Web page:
The main thing is that demand has to come back, right? There's a lot of liquidity. So that's not a problem. Banks have money and banks are willing to lend provided there is a demand. For the demand side, banks cannot do much. So it has to be a bunch of things like the government intervention, the private sector getting excited by the opportunity and beginning to invest. And to some extent, like you said, there is a fear also that people are nervous about what is going to happen in terms of health. So economic activity is not at full blast. But having said that, like I said, 70-75% has come back. Some of the bigger cities like Mumbai, Chennai are all still in very precaurious states. Meanwhile, Tamil Nadu has gone into very severe lockdown. While Mumbai & Delhi have opened up, unfortunately, they are facing extreme health issues and challenges today. Virtually, everybody we know has somebody who is faced with some challenge in Mumbai. To that extent, movement is still modest as people are quite watchful. So the full blast economic activity is at least six months away or till when one of these vaccines or medicines work. In that context, demand stimulus is the most important thing. But even if you give a lot of money, demand comes when people are feeling better. And you will not work to buy that extra shirt, pants, TV, fridge and car if you have little nervousness. Everybody's just buying essentials food and medicine. This is a psychological challenge more than financial challenge. So emotionally we have to be charged up. And that takes time. What will inspire people to spend more? Some confidence giving is required. The only good news in all this is if the stock market starts doing better. Psychologically, people will feel like okay thinking that the world has come back. For somebody holding a Reliance share, for him/her life is fine, right? In fact, it's doubled. The stock value has gone up twice. Unfortunately only when western India ie; Mumbai & Gujarat gets full blast, India will fire on all cylinders. Unfortunately that part of country still needs some more actual health related intervention. Demand generation happens in Maharashtra & Gujarat in a very big way. Having said that, I think rural India is doing better, farming and agri income will be better. So it won't be all bad news, but it will certainly not be what it should have been. You know, if we were expecting India to be, say, from 2.8 trillion to 3.2 trillion, it won't happen. It may become 2.5 trillion and then you have to work one more year because everything will get reset only by 18 months. And it goes back and then climbs back up. That's an unfortunate outcome of COVID-19 and I don't think anybody can escape it. So we just have to wear a wet towel around the stomach and sit quietly for a while (laughs).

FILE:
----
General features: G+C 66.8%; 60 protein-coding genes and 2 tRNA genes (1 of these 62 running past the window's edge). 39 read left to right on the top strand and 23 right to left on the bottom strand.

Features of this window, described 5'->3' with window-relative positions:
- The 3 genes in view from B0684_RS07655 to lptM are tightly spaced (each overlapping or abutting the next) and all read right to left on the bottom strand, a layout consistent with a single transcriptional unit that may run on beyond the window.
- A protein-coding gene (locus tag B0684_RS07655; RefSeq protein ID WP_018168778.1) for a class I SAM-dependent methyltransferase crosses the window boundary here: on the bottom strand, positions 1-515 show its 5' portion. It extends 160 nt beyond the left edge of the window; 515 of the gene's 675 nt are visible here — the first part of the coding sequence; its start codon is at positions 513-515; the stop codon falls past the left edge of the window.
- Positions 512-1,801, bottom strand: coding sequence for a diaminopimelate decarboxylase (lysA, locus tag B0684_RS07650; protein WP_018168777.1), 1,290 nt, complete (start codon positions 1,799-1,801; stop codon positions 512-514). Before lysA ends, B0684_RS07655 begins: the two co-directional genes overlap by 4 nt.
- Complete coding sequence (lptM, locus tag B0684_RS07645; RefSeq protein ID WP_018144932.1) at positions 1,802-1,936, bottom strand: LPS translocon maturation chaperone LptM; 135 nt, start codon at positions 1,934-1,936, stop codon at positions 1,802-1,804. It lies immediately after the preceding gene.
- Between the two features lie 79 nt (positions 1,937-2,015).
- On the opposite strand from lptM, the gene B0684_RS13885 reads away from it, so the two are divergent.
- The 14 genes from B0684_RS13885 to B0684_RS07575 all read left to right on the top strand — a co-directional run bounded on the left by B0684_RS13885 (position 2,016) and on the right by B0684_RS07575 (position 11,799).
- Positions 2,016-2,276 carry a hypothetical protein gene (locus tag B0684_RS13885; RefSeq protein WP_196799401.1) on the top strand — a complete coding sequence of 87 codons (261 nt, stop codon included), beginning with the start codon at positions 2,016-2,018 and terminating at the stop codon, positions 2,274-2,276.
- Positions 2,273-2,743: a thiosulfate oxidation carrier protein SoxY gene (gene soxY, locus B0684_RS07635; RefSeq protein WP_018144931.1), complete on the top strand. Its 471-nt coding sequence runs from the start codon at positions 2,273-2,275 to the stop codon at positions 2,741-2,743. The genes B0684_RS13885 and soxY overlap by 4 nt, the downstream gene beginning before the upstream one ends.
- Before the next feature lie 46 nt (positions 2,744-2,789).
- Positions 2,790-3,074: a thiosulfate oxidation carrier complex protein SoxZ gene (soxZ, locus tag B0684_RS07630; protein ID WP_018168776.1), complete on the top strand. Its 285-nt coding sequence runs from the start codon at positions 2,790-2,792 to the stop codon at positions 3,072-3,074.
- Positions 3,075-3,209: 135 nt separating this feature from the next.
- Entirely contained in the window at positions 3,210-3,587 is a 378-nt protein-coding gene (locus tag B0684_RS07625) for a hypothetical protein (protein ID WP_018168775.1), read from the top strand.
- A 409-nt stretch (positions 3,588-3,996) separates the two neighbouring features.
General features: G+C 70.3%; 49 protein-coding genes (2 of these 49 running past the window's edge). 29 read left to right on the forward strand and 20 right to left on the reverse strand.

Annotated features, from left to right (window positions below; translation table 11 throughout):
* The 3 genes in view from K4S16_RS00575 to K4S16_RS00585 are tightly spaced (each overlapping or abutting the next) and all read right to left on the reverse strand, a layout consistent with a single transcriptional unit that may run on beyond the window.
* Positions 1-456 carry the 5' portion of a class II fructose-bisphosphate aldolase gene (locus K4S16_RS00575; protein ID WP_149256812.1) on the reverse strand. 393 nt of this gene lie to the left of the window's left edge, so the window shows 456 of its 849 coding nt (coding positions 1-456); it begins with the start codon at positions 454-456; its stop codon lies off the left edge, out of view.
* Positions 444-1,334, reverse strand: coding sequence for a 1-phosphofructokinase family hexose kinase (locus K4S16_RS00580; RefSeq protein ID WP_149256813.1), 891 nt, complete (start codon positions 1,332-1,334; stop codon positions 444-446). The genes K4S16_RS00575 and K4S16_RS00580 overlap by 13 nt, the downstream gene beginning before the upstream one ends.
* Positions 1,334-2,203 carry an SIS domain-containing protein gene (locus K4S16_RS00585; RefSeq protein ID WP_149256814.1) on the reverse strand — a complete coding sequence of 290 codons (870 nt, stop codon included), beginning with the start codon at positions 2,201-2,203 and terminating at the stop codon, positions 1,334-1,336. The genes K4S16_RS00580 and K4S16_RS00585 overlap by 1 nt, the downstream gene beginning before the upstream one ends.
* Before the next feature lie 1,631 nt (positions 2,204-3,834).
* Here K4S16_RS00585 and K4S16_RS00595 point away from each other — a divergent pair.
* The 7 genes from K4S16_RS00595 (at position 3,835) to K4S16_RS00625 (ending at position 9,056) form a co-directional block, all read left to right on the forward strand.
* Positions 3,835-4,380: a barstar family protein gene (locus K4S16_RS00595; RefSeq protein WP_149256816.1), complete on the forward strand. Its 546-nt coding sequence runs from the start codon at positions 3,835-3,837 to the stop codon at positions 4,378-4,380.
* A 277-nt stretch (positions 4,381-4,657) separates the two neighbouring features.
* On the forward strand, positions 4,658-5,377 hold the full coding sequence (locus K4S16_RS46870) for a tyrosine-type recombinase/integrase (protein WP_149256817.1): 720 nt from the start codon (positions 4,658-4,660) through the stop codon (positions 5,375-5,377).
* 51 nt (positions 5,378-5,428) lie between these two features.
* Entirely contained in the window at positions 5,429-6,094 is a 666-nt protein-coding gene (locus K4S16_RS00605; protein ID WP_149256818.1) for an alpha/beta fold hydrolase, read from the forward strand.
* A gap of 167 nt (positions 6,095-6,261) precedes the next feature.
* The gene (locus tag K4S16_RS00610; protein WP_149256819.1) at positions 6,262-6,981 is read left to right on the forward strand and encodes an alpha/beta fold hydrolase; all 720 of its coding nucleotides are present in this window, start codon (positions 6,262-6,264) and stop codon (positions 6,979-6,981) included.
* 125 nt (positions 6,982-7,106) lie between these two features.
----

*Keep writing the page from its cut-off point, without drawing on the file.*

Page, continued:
What all are your new strategies for steering the bank in this tumultuous time?

Last year, we focused on two strategies, 'Presence to Prominence' in chosen geographies and 'Prominence to Dominance' in our home market. We have seen consistent gains and recorded a healthy increase in market share across key geographies and segments, and our visibility among the top quartile banks, both in terms of business and governance has amplified in the last financial year.  While these twin strategies will continue, we have added a new one this year, to be the ‘First Choice’ bank. Our bank has always been respected as a thought leader in customer-centric approach backed by relevant innovation. While we continue to be deeply rooted in our fundamentals, we realize it is time to dream bigger. The last decade saw us emerge from a regional player to a bank of relevance across India, and now we are determined to build ourselves to a bank that is First Choice. It is not just being the best in customer service and having the right set of products and processes; but being able to distinguish ourselves in everything that we are and do, be it products, processes, design, people and value creation. We are mindful that being the First Choice is a tall task. This is a pursuit of excellence and there would be no finish line until we become the most admired bank, digitally enabled and serving the micro, small and medium establishments in the country.